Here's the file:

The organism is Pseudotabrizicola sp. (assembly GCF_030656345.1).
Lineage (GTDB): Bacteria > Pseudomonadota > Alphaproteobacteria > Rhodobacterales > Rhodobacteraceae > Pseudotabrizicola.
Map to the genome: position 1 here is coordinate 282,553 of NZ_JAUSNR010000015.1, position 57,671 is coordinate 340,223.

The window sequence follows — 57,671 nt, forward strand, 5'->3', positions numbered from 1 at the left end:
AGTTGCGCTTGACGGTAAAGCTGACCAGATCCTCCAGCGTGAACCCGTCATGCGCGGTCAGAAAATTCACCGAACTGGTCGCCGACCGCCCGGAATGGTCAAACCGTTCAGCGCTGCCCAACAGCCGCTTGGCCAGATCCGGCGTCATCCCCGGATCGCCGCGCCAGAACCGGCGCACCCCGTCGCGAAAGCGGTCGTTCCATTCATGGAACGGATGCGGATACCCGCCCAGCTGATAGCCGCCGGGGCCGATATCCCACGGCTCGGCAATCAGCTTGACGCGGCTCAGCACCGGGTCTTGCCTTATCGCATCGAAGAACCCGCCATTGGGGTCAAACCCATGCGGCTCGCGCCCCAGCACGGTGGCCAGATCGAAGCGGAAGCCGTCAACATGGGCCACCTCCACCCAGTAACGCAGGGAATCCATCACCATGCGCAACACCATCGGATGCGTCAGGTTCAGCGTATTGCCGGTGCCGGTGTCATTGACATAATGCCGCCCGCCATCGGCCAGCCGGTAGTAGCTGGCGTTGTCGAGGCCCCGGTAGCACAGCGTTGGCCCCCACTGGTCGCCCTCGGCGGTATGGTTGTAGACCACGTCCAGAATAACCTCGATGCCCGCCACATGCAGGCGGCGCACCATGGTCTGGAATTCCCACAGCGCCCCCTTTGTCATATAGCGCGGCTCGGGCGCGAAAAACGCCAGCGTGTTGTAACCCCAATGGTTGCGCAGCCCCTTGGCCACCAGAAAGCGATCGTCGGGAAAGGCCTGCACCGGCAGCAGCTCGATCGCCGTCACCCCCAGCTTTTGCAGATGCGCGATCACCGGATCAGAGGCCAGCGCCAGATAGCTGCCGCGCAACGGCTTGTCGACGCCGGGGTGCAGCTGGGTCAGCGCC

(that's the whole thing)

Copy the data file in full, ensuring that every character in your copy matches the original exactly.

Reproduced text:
The organism is Pseudotabrizicola sp. (assembly GCF_030656345.1).
Lineage (GTDB): Bacteria > Pseudomonadota > Alphaproteobacteria > Rhodobacterales > Rhodobacteraceae > Pseudotabrizicola.
Map to the genome: position 1 here is coordinate 282,553 of NZ_JAUSNR010000015.1, position 57,671 is coordinate 340,223.

The window sequence follows — 57,671 nt, forward strand, 5'->3', positions numbered from 1 at the left end:
AGTTGCGCTTGACGGTAAAGCTGACCAGATCCTCCAGCGTGAACCCGTCATGCGCGGTCAGAAAATTCACCGAACTGGTCGCCGACCGCCCGGAATGGTCAAACCGTTCAGCGCTGCCCAACAGCCGCTTGGCCAGATCCGGCGTCATCCCCGGATCGCCGCGCCAGAACCGGCGCACCCCGTCGCGAAAGCGGTCGTTCCATTCATGGAACGGATGCGGATACCCGCCCAGCTGATAGCCGCCGGGGCCGATATCCCACGGCTCGGCAATCAGCTTGACGCGGCTCAGCACCGGGTCTTGCCTTATCGCATCGAAGAACCCGCCATTGGGGTCAAACCCATGCGGCTCGCGCCCCAGCACGGTGGCCAGATCGAAGCGGAAGCCGTCAACATGGGCCACCTCCACCCAGTAACGCAGGGAATCCATCACCATGCGCAACACCATCGGATGCGTCAGGTTCAGCGTATTGCCGGTGCCGGTGTCATTGACATAATGCCGCCCGCCATCGGCCAGCCGGTAGTAGCTGGCGTTGTCGAGGCCCCGGTAGCACAGCGTTGGCCCCCACTGGTCGCCCTCGGCGGTATGGTTGTAGACCACGTCCAGAATAACCTCGATGCCCGCCACATGCAGGCGGCGCACCATGGTCTGGAATTCCCACAGCGCCCCCTTTGTCATATAGCGCGGCTCGGGCGCGAAAAACGCCAGCGTGTTGTAACCCCAATGGTTGCGCAGCCCCTTGGCCACCAGAAAGCGATCGTCGGGAAAGGCCTGCACCGGCAGCAGCTCGATCGCCGTCACCCCCAGCTTTTGCAGATGCGCGATCACCGGATCAGAGGCCAGCGCCAGATAGCTGCCGCGCAACGGCTTGTCGACGCCGGGGTGCAGCTGGGTCAGCGCC